Profiling An Effective Chief Strategy Officer

What does a good CSO need?


The Chief Strategy Officer (CSO) is a comparatively new role, but one which has taken on heightened importance as companies adapt to an increasingly volatile marketplace.

It’s also not a role confined to multinationals like Google, Microsoft and Amazon. Smaller companies - those which have less than 500 employees - look to their CSO to shape their company’s direction.

The CSO’s role will also vary considerably from company to company. This is not just dependant on company size, but culture and the marketplace the CSO is trying to negotiate.

There are, however, certain characteristics that successful CSOs should be able to call upon. In this article we take a look at four of them.

The ability to prioritize

With a to-do list that’s a mile long, effective CSOs will need to be able to juggle a number of different tasks at once. Although most jobs require this to some degree, there will be no escaping it for the CSO.

The CSO will prioritize tasks not only based on the capabilities of their team, but also on what’s proven to make the company tick. With the business environment continuing to be unpredictable, the CSO will have to make tough choices on how to take the company forward.

Whenever a strategic proposal is put forward, the CSO will need the foresight to pick and choose which ideas are going to be effective.

Strong leadership skills

The CSO takes up a prominent role on the board and will be the voice of the company when it comes to strategy.

The strategic planning and implementation process involves many people. Many will feel they have interesting ideas which are capable of transforming a company’s strategic success, and it will be up to the CSO to decide which are actually viable.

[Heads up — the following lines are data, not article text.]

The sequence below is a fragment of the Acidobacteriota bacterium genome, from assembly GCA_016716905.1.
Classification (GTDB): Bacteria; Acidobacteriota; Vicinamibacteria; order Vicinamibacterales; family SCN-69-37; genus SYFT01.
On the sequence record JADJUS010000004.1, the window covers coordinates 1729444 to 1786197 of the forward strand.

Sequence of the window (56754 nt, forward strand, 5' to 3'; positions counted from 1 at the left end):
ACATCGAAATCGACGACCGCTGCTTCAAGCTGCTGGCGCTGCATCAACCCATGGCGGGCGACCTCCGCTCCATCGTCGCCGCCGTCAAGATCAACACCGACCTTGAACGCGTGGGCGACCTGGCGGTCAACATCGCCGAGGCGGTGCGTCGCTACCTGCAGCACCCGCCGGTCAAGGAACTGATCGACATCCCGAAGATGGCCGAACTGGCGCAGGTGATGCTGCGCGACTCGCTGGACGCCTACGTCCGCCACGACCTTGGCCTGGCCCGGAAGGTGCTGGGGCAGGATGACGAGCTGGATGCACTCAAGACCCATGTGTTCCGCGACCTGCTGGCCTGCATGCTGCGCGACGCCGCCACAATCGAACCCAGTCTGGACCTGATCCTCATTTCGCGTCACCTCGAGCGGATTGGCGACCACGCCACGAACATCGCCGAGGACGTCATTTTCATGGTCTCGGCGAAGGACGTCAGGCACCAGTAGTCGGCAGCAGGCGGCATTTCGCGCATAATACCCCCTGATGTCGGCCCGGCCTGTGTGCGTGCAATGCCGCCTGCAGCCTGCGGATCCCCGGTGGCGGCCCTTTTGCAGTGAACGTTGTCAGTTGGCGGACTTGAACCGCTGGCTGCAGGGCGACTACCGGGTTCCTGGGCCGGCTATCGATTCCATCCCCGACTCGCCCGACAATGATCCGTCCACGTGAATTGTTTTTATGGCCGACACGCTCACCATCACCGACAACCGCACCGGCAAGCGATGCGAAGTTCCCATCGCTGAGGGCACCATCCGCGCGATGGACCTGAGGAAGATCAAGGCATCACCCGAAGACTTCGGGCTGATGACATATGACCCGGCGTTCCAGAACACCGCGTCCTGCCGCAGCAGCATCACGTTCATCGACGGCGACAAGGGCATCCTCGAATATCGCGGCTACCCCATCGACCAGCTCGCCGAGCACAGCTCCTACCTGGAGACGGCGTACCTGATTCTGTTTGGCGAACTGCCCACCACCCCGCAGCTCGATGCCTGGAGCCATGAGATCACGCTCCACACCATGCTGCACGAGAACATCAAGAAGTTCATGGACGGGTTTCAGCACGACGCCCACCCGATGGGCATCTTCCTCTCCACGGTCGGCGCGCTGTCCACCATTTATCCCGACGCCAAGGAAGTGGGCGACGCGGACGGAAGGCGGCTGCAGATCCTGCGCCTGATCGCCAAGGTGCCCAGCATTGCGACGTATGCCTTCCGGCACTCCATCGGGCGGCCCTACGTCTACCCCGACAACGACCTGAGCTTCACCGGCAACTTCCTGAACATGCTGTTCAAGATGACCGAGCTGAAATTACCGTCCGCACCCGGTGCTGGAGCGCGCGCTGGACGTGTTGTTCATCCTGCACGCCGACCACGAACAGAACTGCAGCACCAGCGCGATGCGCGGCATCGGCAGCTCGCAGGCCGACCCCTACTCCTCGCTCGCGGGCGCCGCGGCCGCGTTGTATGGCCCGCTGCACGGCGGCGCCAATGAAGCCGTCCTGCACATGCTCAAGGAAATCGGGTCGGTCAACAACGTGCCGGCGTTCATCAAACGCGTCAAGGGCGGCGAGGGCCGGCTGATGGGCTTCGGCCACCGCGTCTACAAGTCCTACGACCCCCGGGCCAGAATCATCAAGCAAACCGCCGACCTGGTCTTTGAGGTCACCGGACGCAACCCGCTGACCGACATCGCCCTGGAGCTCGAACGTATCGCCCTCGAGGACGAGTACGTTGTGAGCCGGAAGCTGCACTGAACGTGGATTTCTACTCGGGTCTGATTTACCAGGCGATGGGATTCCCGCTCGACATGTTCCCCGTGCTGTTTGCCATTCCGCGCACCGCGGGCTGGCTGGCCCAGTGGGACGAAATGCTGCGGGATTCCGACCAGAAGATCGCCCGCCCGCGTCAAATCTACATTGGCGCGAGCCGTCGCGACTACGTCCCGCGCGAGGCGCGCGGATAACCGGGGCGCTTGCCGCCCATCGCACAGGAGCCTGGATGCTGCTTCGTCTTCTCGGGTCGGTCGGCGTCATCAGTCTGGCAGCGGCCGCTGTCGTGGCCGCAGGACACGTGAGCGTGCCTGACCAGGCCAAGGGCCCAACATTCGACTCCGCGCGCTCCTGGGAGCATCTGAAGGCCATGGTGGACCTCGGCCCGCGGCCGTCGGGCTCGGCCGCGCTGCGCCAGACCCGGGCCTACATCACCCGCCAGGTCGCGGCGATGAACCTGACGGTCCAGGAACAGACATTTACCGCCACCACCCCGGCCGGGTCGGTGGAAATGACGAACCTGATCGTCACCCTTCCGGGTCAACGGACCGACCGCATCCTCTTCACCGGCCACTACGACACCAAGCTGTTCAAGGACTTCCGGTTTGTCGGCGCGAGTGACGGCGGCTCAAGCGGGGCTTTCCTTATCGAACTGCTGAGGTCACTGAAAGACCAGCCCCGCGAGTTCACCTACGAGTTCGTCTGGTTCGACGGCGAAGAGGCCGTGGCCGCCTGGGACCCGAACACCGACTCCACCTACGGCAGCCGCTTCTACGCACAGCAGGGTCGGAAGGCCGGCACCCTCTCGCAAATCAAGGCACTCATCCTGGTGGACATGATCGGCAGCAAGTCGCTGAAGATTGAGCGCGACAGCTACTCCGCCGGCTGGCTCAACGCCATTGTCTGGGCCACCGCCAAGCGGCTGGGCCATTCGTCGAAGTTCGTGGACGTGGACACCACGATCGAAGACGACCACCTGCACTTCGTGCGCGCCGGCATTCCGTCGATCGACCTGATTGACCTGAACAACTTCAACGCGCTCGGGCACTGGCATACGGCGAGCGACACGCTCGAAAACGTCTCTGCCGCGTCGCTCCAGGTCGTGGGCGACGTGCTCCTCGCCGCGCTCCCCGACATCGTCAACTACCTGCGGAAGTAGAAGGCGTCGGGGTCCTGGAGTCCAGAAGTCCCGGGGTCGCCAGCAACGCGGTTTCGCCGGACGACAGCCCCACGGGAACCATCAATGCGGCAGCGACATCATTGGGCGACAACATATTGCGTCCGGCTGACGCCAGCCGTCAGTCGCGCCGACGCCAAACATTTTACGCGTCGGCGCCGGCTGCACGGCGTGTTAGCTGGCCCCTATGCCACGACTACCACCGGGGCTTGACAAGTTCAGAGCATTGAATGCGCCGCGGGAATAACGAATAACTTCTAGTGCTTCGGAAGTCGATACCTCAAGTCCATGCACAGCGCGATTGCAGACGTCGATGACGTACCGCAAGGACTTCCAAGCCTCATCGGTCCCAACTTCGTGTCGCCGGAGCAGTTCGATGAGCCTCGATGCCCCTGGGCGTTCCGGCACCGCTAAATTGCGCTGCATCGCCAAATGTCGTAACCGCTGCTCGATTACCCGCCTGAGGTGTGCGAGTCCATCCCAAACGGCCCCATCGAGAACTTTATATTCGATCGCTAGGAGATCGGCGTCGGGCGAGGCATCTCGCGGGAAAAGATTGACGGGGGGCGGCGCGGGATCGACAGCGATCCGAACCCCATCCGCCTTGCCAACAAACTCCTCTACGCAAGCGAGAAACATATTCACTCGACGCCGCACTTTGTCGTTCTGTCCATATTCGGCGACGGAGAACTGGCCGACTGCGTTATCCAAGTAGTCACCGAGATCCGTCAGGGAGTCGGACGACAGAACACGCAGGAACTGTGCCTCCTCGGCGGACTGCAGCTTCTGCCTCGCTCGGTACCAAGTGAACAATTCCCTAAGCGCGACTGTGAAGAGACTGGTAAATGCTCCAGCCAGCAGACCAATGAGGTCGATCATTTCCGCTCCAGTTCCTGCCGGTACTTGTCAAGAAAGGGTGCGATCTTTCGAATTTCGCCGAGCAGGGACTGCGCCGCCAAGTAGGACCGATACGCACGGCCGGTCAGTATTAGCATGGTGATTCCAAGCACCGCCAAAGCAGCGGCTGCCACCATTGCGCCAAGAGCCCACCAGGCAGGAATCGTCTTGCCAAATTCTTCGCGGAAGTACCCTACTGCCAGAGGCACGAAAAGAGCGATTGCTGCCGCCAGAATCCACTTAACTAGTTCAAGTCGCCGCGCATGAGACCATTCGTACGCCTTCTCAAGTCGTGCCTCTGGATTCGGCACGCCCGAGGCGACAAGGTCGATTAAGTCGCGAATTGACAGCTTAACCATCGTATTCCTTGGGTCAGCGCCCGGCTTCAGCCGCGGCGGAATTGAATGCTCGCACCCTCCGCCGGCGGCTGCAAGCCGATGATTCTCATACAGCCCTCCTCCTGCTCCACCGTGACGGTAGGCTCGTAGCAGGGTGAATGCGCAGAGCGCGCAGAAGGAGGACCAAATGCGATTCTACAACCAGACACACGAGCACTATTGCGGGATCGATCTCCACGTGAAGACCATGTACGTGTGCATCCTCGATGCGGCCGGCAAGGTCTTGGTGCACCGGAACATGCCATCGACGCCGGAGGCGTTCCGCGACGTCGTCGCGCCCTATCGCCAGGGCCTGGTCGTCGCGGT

Decidedly few will actually be acted upon and it will be up to the CSO to make sure the team remains happy, motivated and ready for the next strategic task that’s on the horizon.

Be able to create chemistry

However hard companies try, getting people to enjoy work remains difficult. When a company has a workforce which constantly wants to be somewhere else, motivation and creativity suffer.

It’s up to the CSO to design strategies to get the workforce engaged and wanting to contribute to the business. Many companies opt for an open plan office where communication is easier. This can, if implemented correctly, create camaraderie.

The CSO must get the best out of their team, and creating chemistry is central to this.

Goal orientated

One thing that companies have learnt from high profile failures such as Kodak and Blockbuster, is that an inability to look forward will catch up with you in the end.

The CSO must set achievable, yet optimistic goals for their team and always be aware of the market’s fluctuations. Keeping tabs on technological advances is key to this, as companies find new and effective ways to meet their targets.


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